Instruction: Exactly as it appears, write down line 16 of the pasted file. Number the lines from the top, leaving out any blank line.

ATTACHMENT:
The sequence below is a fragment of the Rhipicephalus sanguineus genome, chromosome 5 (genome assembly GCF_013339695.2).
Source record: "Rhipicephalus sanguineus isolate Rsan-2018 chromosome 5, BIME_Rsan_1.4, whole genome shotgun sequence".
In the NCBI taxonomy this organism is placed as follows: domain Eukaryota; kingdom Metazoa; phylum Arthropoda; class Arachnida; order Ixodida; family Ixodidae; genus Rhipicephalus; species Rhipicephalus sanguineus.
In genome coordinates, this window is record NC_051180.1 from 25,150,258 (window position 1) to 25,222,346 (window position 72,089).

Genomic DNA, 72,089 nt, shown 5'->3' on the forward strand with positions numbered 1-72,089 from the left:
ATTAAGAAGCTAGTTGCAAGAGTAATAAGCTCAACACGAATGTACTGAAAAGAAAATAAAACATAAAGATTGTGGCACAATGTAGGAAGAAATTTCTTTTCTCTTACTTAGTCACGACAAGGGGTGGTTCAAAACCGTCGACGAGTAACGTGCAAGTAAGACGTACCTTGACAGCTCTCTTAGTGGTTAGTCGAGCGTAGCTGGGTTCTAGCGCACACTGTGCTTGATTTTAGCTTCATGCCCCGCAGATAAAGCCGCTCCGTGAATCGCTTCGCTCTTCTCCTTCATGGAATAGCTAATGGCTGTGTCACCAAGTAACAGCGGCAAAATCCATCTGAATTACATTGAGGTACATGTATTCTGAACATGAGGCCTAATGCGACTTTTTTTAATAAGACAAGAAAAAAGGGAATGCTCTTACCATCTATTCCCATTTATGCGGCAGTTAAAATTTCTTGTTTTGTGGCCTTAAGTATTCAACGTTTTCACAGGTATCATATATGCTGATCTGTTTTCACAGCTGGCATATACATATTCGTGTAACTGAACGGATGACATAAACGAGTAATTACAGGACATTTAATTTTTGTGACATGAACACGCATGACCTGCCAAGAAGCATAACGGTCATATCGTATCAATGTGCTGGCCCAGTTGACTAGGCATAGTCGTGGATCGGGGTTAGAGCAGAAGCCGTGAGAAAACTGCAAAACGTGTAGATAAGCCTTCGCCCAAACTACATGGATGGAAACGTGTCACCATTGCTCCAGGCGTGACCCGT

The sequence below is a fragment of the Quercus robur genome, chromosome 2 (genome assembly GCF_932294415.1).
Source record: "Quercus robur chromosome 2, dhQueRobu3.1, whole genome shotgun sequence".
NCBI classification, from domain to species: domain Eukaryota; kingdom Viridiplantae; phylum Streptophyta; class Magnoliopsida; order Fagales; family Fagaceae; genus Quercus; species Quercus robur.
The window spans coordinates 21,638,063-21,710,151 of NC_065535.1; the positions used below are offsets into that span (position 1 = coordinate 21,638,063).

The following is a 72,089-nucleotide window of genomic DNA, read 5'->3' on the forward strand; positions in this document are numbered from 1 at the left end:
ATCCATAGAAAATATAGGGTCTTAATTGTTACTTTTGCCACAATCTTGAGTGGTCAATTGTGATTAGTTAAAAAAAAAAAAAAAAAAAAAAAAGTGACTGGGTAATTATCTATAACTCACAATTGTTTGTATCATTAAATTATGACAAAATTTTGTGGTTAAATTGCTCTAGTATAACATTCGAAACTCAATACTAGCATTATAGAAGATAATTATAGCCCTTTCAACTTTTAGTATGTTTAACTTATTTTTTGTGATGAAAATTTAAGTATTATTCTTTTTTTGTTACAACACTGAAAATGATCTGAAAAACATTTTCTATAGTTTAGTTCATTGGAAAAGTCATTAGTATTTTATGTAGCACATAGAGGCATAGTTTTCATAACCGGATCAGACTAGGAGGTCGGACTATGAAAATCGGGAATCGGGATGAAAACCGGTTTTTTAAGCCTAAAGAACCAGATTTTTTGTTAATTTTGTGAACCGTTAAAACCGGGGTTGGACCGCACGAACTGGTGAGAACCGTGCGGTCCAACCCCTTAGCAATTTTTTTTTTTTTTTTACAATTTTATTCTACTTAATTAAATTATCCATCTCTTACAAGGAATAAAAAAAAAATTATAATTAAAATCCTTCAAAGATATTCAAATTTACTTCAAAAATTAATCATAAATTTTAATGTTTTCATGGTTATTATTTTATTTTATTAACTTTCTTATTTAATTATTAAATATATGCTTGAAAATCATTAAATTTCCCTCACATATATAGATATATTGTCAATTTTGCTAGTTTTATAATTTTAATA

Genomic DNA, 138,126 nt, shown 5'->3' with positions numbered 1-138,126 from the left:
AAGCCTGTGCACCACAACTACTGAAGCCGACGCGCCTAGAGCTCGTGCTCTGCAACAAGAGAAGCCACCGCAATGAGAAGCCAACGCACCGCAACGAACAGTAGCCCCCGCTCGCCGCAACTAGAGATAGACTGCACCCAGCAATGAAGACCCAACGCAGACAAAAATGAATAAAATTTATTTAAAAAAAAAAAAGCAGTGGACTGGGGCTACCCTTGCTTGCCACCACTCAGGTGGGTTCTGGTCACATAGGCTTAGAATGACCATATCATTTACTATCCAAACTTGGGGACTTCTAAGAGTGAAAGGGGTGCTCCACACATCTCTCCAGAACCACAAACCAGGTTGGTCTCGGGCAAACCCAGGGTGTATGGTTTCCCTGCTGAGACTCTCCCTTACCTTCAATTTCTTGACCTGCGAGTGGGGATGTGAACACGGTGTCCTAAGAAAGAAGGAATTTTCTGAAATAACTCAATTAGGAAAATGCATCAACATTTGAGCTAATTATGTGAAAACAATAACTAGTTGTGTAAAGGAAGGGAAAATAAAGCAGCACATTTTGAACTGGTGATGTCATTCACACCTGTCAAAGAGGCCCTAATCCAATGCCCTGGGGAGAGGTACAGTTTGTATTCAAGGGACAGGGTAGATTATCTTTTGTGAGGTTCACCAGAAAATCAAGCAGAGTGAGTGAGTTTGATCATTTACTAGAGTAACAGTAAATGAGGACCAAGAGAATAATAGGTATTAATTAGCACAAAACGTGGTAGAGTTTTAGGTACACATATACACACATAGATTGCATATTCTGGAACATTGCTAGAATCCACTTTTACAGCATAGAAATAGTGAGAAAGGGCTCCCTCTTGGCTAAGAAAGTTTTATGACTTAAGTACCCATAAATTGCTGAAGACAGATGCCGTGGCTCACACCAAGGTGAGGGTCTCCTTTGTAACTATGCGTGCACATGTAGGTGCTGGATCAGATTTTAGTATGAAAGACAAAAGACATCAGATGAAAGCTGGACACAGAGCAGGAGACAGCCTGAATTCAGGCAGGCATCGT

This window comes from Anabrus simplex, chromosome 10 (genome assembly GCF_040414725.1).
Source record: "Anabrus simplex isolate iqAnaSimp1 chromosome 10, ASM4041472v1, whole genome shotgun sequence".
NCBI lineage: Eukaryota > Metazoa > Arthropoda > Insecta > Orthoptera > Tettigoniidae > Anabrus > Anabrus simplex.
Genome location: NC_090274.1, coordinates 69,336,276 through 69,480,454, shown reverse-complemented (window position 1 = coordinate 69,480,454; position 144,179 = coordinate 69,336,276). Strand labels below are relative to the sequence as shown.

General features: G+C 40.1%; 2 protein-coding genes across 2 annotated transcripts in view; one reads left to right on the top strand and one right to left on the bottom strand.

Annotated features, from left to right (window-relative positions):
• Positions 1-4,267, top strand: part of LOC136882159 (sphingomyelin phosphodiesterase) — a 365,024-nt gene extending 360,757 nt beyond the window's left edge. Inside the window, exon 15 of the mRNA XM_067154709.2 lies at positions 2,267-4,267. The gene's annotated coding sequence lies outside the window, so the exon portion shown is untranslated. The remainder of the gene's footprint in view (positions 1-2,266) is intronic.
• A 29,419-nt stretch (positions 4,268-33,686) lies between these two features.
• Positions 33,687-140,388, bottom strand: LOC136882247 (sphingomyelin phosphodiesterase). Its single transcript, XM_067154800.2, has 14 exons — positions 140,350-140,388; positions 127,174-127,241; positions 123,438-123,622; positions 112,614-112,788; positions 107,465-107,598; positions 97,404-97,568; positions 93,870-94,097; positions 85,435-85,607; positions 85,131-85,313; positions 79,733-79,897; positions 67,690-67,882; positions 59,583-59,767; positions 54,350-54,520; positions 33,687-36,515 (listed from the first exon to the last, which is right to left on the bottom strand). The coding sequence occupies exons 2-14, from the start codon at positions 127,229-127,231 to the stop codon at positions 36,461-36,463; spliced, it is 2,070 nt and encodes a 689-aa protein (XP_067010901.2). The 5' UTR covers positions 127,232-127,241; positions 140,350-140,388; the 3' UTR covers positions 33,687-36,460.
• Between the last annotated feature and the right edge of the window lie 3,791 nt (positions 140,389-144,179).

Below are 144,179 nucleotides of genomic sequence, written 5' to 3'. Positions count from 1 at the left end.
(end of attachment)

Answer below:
Source record: "Anabrus simplex isolate iqAnaSimp1 chromosome 10, ASM4041472v1, whole genome shotgun sequence".